HOMILY FOR THE FOURTH (4th) SUNDAY OF EASTER, YEAR A
HOMILY THEME: SHEPHERD LEADER
By: Fr. Gerald Musa
The sheep is the most mentioned animal in the Bible. It is mentioned about 400 times. The Shepherd is often mentioned in relation with the sheep. Jeremiah was one of the Old Testament prophets who spoke about Shepherds. He was concerned about the emergence of bad shepherds (leaders) who exploited and led their sheep astray. Jeremiah lamented: “My people have been lost sheep; their shepherds have led them astray and caused them to roam on the mountains. They wandered over mountain and hill and forgot their own resting place. Whoever found them devoured them” (Jeremiah 50:6-7).
In the New Testament, Jesus spoke often about the sheep and the shepherd. He differentiated between the works of evil shepherds from good shepherds. Evil shepherds are merchants of death whose mission is to exploit and destroy the sheep. Today, so many people disguise as religious leaders promising to lead other people to greener pastures and they end up killing and destroying in the name of religion. For example, the ruthless Islamic sect Boko Haram has caused the death of thousands of people. They advocate for the Islamisation in a multi-religious Nigeria. They claim to be religious shepherds who want to bring about change and sanity in society, but are presently unleashing havoc, sorrows, tears and blood through their guns and bombs.
Around the world, there are people who have intolerant views about society and who abuse religion to perpetrate evil.
For example, in November 1996, a rebel and a guerilla leader in Uganda, Joseph Kony abducted 138 girls from St. Mary’s secondary School located in Aboke. Kony calls his rebellious group Lord’s Resistance Army (LRA) and his mission is to establish a new Uganda in accordance with the Biblical 10 Commandments. Kony has turned out to be a destructive and evil shepherd who is destroying many lives and breaking the very commandments he claims to defend. He is a perfect example of the evil shepherds whose mission is to steal, kill and destroy in the name of the Lord. There are so many voices in different parts of the world today that claim to be good shepherds.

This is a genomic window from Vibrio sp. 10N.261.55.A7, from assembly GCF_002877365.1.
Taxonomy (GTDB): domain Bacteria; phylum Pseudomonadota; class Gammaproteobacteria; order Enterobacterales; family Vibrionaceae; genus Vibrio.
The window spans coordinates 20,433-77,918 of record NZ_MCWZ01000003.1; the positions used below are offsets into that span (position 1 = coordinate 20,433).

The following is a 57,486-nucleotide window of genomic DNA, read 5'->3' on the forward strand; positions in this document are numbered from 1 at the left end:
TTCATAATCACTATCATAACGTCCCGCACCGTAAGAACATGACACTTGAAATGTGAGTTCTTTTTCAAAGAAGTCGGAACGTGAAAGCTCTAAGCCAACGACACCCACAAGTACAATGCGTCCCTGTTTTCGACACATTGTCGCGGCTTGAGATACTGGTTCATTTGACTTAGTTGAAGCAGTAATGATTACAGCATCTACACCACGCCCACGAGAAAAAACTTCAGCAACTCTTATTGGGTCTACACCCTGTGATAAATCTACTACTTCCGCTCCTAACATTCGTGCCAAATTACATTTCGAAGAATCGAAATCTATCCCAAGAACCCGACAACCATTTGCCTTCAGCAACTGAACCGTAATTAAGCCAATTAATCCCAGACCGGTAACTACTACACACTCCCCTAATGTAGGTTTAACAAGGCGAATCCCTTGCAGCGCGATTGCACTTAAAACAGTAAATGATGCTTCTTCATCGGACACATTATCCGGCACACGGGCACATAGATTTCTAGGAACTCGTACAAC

There are also countless gullible sheep that are unable to discern the voice of good shepherds from those of evil shepherds. Jesus expects the sheep to recognize the voice of a good shepherd and follow him/her from that of a stranger whose intent and purpose is to lead them astray. A good shepherd knows his sheep by name, gives life, saves, lays down his life for his sheep.
The Apostle Peter says even when the sheep go astray they will always return to the shepherd and guardian of their souls (1 Peter 2:25). This is the reason why he invites the ‘lost sheep’ back to the sheepfold (See Acts 2:14, 36-41).
Psalm 23, a popular Psalm vividly describes the role of a good shepherd. The good shepherd, like a good leader, makes his followers to lie in green pastures, leading them beside peaceful waters, restoring their souls, guiding them through the path of righteousness and preparing a table for them and nourishing them. Leaders are often called to be servant leaders just like Jesus who washed the feet of his disciples. Why can we not also talk about Shepherd leadership? A servant leader is distinguished by his selfless and humble service. On the other hand a shepherd leader stands out as a leader who defends and nourishes his followers/sheep. The sole mission of a shepherd is to lead his sheep to green pastures to ensure they have abundance of life. Therefore, a good leader possesses the qualities of a good servant and a good shepherd. Ultimately, the good shepherd lays down his life for his sheep.
NB: Today is Vocations Sunday – dedicated to praying for vocations to priestly and religious life.
4th Sunday of Easter/ Acts of the Apostles 2:1, 36-41; 1 Peter 2:20b-25; John 10:1-10